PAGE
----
Lai Seng Sin/AP
A young Burmese refugee wears a headband which reads "Refugee" during a
demonstration outside the office of the U.N. High Commissioner for Refugees (UNHCR) in
Kuala Lumpur, Malaysia.

Thai PM Admits Burmese Refugees Sent to Sea

February 13, 2009 07:26 AM
by findingDulcinea Staff
Abhisit Vejjajiva said Thursday to CNN that there were probably "some instances" in which Thai authorities sent the Rohingya back out into the water.

PM Acknowledges Refugees Were Mistreated

Vejjajiva said that it is not clear who authorized the action. "All the authorities say it's not their policy, but I have reason to believe some instances of this happened, but if I can have the evidence as to who exactly did this I will certainly bring them to account," Vejjajiva said, according to CNN.

Thailand has long been a refuge for thousands of Rohingya refugees, a Muslim minority group from Burma, and recently the army has caused a public outcry after being accused of sending boatloads of refugees back out to sea.

In response to media attention surrounding the issue, Burma's senior official in Hong Kong, Consul General Ye Myint Aung, wrote in a recent public letter to the press and foreign officials that the Rohinya are "ugly as ogres" and should not be thought of as being Burmese.

"In reality, Rohingya are neither Myanmar people nor Myanmar's ethnic group," he wrote in the letter, in which he also compared the "dark brown" skin tone of the Rohingya with the "fair and soft" skin of other Burmese.

Earlier this month, the Indonesian navy found an engineless boat carrying 194 men who claimed that they were Rohingya refugees from Burma sent out to sea by Thai police.

The 12-meter boat was first discovered by local fishermen
off the coast of Sumatra, and was the second group of suspected Burmese refugees to arrive in the country in recent weeks.

The passengers said that they spent about three weeks at sea, with dwindling supplies of food and water, and that they were part of a group of 1,000 Rohingya who were sent out to sea by Thai security in January. About 50 men were hospitalized for dehydration and starvation, and some died during the journey.

One of the men, 37-year-old Rahmat bin Mohammad Daud Yulha, told Reuters on that he had been imprisoned in Myanmar for praying in a mosque before escaping to Thailand to find work, where he says that he and many other refugees were gathered, beaten and sent out to sea.

“I was caught and detained for three months. They beat me every day. Every day [I] only drunk a gulp of water,” said Yullha to Reuters. “I beg to stay in Indonesia. I want to bring my kids and wife. Instead of going back to Burma, I’d rather be shot in Indonesia. I want to die in the hands of the Muslims,” he said.

Background: The plight of the Rohingya

The Bangkok Post reports that Burma, Bangladesh, and Thailand have classified the Rohingya as illegal immigrants and are refusing them sanctuary.

Burmese ambassador to Thailand Daw Aye Aye Mu has said that the 200,000 some Rohingya, who were brought to the country during its colonial period, are not Burmese citizens, and that Burma has allowed them to stay on humanitarian grounds.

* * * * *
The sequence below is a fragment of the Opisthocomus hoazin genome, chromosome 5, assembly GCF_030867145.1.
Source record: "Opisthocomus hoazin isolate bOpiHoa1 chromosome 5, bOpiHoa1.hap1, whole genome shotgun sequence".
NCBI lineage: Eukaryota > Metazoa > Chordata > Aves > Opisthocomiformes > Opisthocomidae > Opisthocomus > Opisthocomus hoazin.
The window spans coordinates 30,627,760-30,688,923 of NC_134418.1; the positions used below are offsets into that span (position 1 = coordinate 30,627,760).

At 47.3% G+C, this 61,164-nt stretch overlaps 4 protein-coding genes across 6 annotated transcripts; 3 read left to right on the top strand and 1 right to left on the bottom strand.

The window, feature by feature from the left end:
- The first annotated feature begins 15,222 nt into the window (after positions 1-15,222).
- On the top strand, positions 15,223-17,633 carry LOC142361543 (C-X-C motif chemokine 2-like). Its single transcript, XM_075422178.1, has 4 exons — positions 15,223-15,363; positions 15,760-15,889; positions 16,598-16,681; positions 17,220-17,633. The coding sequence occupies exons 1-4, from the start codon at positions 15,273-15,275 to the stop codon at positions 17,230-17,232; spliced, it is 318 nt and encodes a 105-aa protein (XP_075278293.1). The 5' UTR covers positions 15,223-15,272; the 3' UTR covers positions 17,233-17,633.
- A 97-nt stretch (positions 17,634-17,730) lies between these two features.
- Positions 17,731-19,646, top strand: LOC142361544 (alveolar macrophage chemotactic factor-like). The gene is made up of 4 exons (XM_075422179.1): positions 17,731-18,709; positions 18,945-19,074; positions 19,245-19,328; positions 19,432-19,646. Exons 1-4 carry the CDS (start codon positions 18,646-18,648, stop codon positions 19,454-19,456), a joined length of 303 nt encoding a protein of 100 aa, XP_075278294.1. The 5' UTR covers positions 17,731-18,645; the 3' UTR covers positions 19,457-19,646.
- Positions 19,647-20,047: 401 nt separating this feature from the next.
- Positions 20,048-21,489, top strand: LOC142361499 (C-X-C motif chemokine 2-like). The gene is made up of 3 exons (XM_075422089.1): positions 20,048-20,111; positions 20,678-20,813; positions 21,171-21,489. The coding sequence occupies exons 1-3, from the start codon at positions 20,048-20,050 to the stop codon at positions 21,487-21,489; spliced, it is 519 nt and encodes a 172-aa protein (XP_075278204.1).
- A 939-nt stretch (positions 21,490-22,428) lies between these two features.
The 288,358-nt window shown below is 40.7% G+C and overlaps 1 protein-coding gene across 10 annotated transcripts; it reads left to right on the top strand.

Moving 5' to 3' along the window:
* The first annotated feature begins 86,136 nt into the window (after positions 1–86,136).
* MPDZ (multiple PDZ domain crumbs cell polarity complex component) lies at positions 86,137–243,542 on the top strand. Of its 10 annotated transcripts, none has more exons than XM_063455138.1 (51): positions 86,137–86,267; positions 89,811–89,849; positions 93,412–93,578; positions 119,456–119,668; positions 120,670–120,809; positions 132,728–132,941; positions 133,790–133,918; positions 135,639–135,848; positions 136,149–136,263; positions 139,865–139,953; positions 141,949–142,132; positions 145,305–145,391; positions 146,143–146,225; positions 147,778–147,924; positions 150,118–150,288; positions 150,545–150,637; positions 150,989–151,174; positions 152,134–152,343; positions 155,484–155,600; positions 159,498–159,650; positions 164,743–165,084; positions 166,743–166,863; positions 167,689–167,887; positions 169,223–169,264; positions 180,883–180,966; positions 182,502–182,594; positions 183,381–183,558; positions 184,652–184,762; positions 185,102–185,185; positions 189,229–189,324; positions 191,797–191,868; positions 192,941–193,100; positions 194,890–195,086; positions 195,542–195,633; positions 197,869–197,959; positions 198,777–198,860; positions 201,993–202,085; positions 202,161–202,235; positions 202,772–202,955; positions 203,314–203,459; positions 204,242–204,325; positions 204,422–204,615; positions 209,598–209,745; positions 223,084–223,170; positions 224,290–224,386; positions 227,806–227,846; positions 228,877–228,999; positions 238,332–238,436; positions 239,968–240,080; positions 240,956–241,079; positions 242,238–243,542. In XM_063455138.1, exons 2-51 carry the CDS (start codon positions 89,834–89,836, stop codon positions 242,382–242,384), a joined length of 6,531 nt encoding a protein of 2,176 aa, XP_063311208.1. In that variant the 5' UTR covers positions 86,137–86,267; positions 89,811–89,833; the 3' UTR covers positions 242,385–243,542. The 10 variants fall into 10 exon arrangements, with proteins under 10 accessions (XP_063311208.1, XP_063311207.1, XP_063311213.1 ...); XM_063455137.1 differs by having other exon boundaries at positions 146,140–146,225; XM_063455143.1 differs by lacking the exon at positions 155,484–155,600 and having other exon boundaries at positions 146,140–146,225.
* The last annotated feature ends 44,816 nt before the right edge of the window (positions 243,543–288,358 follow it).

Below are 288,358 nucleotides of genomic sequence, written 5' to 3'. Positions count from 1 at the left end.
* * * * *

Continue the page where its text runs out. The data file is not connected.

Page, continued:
Previously, in response to outrage from human rights activists, Thai officials said they were investigating reports about refugees from Burma being sent out to sea.

The BBC reported that Prime Minister Vejjajiva met with human rights officials about Thailand's policy toward Rohingya refugees.

It has been reported by various media that the Thai government, after detaining the refugees on a remote island, have sent more than 1,000 Rohingya back to sea since December, some in boats without engines and no navigational equipment; and it was estimated in January that more than 500 individuals have died so far as a result. The Rohingya, a mostly Muslim, stateless minority group from Western Burma and Bangladesh, have been fleeing by boat in large numbers to Thailand and Malaysia.

Indian officials say that they have intercepted hundreds of refugees, mostly Rohingyas and some Bangladeshis, who have arrived on their shores, and said that the number of arrivals was “unprecedented.”

Vejjajiva’s meeting with human rights officials was prompted by a chorus of concern by human rights groups such as Refugees International, which issued a statement saying that the Thai government “should instruct its Army to desist” from its policy on the Rohingya.

“The Thai government is taking highly vulnerable people and risking their lives for political gain,” Refugee International Advocate Sean Garcia said in the statement. “It should be engaging the Burmese government on improving conditions at home for the Rohingya if it wants to stem these flows. The Rohingya will continue to make the journey because they have no hope for a better life in Burma. Pushing them back out to sea is not an effective deterrent—it just jeopardizes lives.”

According to the agency, the Rohingya are “subject to arrest and abuse” upon their return to Burma, where they are not recognized as citizens. There are about 800,000 Rohingya remaining in western Burma, where 200,000 of them live in refugee camps near the country’s border with Bangladesh.

“Stateless and unwanted, they are one of the world’s most forgotten people,” reports Time magazine.

Related Topics: Other Thailand news


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